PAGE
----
Being near your spouse has a measurable calming effect, research shows. A new study from Brigham Young University has demonstrated that being close to your significant other has a measurable calming effect. The researchers analyzed the pupils of individuals to measure their stress levels, which were found to return to normal much faster in the presence of a spouse.
Working in the lab of Wendy Birmingham, a psychology professor at BYU, researchers designed an experiment using an infrared camera to study the pupils of 40 couples as they attempted to complete a challenging computer task.
Some of the couples were instructed to work alone, while the others were allowed to sit next to their spouse and hold hands. As the participants worked, the camera was continuously measuring their pupil diameter, which directly reflects the body’s physiological stress response.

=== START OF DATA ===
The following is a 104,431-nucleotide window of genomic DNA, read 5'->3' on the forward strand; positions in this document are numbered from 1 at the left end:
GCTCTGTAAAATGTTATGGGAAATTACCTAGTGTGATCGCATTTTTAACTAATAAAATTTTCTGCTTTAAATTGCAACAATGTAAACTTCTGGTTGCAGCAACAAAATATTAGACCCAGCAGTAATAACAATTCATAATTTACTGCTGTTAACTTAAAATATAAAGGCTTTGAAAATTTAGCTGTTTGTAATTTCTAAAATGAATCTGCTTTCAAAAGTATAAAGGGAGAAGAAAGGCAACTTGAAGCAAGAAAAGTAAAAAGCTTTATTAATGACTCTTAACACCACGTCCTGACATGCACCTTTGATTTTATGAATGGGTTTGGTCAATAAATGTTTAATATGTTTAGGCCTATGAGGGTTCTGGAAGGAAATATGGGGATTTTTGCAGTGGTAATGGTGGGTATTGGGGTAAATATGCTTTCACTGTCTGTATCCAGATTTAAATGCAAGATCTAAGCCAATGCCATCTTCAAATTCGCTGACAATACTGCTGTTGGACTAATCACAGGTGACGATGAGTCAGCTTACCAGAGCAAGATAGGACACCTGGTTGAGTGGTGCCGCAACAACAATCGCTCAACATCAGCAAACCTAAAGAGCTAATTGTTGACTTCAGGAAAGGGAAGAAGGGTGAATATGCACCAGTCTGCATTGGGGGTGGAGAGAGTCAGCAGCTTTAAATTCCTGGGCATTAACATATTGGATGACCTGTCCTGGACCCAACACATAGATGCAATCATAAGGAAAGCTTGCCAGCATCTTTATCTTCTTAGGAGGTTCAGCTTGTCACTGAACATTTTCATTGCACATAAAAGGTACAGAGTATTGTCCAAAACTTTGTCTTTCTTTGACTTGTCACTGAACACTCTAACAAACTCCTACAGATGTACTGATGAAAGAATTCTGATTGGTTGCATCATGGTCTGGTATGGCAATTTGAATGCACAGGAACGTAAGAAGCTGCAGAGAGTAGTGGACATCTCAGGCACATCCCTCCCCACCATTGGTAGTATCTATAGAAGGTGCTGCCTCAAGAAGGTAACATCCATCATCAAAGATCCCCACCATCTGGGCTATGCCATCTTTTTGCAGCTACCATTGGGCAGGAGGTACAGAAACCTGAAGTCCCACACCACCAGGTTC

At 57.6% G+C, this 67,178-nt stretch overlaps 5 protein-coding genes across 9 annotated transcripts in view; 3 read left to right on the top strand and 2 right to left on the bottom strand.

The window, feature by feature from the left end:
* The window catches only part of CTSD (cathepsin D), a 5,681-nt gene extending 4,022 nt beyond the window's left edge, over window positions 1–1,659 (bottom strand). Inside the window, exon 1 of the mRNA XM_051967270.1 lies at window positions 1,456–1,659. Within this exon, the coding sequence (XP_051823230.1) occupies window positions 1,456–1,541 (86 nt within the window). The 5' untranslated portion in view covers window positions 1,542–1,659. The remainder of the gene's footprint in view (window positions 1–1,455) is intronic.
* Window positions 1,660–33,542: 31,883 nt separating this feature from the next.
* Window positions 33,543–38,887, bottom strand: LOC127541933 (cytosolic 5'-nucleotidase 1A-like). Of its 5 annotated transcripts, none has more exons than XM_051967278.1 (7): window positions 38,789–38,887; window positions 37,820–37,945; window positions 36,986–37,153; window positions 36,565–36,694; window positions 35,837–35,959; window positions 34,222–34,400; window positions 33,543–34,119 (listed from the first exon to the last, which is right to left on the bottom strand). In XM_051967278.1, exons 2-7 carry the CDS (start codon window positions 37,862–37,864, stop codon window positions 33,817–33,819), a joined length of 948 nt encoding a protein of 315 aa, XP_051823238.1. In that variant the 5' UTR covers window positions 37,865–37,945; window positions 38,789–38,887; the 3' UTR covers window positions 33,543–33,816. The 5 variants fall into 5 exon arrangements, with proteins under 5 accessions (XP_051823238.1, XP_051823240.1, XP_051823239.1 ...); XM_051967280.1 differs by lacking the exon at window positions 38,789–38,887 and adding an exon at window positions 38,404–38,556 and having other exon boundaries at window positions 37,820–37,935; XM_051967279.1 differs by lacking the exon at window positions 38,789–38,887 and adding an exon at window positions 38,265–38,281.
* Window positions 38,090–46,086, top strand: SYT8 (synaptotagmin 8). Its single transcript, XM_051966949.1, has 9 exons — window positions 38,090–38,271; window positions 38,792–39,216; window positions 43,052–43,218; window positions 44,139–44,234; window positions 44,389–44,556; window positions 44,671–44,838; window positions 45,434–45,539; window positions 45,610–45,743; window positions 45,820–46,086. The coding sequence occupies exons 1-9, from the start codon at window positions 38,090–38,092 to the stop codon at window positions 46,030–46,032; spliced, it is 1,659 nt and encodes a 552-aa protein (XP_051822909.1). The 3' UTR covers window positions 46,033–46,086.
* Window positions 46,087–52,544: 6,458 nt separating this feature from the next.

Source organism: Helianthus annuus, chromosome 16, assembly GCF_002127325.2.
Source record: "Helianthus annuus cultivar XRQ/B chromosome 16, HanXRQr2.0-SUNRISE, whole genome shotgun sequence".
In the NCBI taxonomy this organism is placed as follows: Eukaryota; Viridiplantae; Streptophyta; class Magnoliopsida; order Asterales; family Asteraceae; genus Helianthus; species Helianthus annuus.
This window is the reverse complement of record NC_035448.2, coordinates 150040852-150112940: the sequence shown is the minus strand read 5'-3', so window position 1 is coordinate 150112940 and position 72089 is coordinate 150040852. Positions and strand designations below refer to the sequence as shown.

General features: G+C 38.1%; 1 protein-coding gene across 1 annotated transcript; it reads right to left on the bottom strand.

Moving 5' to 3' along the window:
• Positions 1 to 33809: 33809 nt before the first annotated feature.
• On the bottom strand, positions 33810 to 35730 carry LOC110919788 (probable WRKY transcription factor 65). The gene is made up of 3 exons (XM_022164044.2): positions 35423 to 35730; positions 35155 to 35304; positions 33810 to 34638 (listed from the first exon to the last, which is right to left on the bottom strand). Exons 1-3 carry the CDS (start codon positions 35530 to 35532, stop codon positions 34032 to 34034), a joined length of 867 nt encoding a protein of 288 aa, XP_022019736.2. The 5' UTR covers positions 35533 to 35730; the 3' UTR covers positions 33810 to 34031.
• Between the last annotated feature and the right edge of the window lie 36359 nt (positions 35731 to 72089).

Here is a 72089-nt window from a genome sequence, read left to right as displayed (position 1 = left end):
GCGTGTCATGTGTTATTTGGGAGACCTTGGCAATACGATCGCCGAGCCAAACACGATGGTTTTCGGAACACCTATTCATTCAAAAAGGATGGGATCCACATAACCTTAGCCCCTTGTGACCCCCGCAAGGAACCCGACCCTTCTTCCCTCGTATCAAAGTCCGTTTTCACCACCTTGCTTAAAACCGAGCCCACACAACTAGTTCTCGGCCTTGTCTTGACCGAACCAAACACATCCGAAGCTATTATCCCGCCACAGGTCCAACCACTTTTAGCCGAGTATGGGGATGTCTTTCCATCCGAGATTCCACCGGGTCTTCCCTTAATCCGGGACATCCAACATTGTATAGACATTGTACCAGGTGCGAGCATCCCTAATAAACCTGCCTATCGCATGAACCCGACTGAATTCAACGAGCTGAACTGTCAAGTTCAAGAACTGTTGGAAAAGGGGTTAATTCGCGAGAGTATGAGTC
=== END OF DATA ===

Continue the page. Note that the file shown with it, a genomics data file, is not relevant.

“The neat thing is that the pupils respond within 200 milliseconds to the onset of a stressor,” said study co-author Professor Steven Luke. “It can immediately measure how someone responds to stress and whether having social support can change that. It’s not just a different technique, it’s a different time scale.”
Initially, all of the participants in both groups experienced stress. However, the spouse support group calmed down much faster and completed the task at reduced stress levels.
The study is exceptional because it is rare that experts are able to measure health benefits from social interaction in real-time. The investigation also builds upon landmark research at BYU showing that relationships help people live longer.
“When we have a spouse next to us and with us, it really helps us navigate and get through the stress we have to deal with in life,” said Professor Birmingham.
The study is published in the journal PLOS ONE.